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In re Claim of Shugg

NEW YORK SUPREME COURT, APPELLATE DIVISION, THIRD DEPARTMENT


May 21, 2009

IN THE MATTER OF THE CLAIM OF ADAM J. SHUGG, APPELLANT.
GRIEF INDUSTRIAL PACKAGING & SERVICE, LLC, RESPONDENT.
v.
COMMISSIONER OF LABOR, RESPONDENT.

Published by New York State Law Reporting Bureau pursuant to Judiciary Law § 431.

This opinion is uncorrected and subject to revision before publication in the Official Reports.

Calendar Date: April 8, 2009

Before: Cardona, P.J., Rose, Kane, Kavanagh and McCarthy, JJ.

MEMORANDUM AND ORDER

Appeal from a decision of the Unemployment Insurance Appeal Board, filed September 12, 2008, which ruled that claimant was disqualified from receiving unemployment insurance benefits because his employment was terminated due to misconduct.

Substantial evidence supports the decision of the Unemployment Insurance Appeal Board finding that claimant, who tested positive for cocaine following an injury at work, engaged in disqualifying misconduct. "An employee's use of controlled substances which produces a positive result following a drug test has been held to constitute disqualifying misconduct" (Matter of Young [Commissioner of Labor], 28 AD3d 989, 989 [2006] [citations omitted]; see Matter of Javier [Commissioner of Labor], 48 AD3d 1011, 1012 [2008], lv denied 10 NY3d 712 [2008]). Here, claimant admittedly used cocaine a few days before his positive test result and was aware of the employer's policy in this regard. To the extent that claimant contends that his discharge violated the Human Rights Law, we need note only that "[a]lthough alcohol dependency qualifies as a disability under the Human Rights Law, drug abuse does not" (Matter of Kirk v City of New York, 47 AD3d 406, 406 [2008] [internal citations omitted]). Similarly, even assuming that drug dependency could excuse what otherwise would be disqualifying misconduct (compare Matter of McLaughlin [Commissioner of Labor], 31 AD3d 850, 851 [2006]), claimant failed to establish that he suffered from such condition. Nor did the employer discriminate against claimant by failing to offer him a "last chance agreement," as there was no showing that claimant was similarly situated to the two employees to whom such agreements had been granted. Notably, neither of those individuals received last chance agreements after failing a drug test. Claimant's remaining contentions, to the extent not specifically addressed, have been examined and found to be lacking in merit.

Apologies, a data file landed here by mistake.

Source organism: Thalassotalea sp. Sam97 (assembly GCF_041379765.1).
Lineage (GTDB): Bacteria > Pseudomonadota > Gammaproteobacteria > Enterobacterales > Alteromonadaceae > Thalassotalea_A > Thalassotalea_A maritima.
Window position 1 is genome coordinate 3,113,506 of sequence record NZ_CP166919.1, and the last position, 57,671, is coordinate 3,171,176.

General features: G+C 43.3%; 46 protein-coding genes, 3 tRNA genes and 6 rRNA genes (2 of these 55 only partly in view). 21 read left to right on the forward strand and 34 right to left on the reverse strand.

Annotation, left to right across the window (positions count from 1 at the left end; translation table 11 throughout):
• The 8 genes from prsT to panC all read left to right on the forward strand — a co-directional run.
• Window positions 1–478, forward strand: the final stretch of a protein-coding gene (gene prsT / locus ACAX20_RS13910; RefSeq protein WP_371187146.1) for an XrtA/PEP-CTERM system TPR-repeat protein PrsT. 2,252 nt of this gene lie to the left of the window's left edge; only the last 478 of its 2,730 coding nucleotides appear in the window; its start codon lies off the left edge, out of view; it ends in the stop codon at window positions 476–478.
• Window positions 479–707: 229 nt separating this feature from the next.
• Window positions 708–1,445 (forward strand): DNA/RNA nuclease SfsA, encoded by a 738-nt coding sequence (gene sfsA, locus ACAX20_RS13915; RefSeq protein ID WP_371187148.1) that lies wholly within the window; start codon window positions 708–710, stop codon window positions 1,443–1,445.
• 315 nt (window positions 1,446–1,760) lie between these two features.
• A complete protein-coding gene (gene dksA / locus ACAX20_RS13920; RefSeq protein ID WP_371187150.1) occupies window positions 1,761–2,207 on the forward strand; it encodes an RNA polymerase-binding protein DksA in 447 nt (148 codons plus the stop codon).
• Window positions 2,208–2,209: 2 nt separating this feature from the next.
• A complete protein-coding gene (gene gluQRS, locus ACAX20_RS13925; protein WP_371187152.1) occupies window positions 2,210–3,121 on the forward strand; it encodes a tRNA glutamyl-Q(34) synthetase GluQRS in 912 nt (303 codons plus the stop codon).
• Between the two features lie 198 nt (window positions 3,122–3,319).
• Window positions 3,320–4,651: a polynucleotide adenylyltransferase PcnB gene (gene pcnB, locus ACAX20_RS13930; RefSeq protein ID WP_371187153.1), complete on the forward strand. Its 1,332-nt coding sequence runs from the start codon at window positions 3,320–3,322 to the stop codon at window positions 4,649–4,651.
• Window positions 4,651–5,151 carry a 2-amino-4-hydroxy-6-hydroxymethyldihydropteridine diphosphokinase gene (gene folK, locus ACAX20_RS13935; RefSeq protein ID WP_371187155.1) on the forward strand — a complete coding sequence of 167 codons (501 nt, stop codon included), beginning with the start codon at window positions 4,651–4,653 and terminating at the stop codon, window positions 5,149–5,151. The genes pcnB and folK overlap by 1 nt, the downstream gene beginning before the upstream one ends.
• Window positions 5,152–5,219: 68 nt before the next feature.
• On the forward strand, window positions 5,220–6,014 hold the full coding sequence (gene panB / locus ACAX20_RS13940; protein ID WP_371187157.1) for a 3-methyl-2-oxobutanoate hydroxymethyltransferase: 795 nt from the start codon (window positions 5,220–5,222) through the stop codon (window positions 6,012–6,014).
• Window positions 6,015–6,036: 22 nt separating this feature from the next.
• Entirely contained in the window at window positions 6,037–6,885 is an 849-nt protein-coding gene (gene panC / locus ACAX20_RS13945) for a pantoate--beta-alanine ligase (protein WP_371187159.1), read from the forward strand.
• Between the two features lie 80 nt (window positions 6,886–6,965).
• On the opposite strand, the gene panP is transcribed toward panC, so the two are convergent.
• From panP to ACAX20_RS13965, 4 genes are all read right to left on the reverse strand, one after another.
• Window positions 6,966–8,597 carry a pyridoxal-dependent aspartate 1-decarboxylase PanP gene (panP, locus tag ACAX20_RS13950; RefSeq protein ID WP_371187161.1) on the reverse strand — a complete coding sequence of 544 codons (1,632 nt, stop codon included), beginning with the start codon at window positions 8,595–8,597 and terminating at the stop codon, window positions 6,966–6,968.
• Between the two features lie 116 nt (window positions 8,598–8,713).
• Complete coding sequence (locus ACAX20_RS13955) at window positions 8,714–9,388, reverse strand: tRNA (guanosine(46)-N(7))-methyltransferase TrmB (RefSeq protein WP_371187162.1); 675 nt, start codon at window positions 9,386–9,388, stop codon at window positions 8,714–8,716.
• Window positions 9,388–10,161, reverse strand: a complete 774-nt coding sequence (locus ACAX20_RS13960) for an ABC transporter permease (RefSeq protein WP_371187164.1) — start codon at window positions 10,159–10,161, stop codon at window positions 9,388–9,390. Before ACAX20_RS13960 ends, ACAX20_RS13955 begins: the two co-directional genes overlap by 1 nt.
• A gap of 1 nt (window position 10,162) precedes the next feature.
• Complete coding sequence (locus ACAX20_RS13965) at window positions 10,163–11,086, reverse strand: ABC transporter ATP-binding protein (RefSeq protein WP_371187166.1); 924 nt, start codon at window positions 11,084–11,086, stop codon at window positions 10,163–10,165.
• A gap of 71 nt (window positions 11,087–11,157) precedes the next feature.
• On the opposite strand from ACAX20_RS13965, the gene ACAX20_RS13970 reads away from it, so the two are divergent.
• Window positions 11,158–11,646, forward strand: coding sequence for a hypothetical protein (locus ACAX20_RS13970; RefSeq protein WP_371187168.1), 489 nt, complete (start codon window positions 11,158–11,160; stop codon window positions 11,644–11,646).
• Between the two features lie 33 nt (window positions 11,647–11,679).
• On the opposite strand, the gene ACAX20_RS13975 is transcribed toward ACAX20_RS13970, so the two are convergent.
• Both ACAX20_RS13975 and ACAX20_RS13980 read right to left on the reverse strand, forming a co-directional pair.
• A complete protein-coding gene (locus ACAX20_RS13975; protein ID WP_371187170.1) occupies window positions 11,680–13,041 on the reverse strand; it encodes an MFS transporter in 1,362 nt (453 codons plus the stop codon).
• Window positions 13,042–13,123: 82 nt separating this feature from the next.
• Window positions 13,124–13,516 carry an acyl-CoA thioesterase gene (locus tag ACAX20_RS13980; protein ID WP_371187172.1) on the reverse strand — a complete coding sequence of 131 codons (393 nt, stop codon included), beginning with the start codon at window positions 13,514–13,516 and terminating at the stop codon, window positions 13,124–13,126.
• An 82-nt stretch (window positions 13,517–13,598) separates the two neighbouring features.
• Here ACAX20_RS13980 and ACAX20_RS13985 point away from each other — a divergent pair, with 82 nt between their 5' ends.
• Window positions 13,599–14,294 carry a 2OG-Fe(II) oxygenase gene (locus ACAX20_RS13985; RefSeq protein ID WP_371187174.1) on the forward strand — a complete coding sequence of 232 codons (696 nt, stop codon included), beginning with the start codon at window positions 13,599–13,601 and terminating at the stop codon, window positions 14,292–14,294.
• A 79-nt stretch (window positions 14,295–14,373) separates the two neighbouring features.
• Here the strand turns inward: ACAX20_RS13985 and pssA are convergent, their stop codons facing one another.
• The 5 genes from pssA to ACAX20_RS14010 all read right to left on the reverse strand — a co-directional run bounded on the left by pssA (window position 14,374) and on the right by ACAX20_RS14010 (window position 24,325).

Cardona, P.J., Rose, Kane, Kavanagh and McCarthy, JJ., concur.

ORDERED that the decision is affirmed, without costs.

20090521

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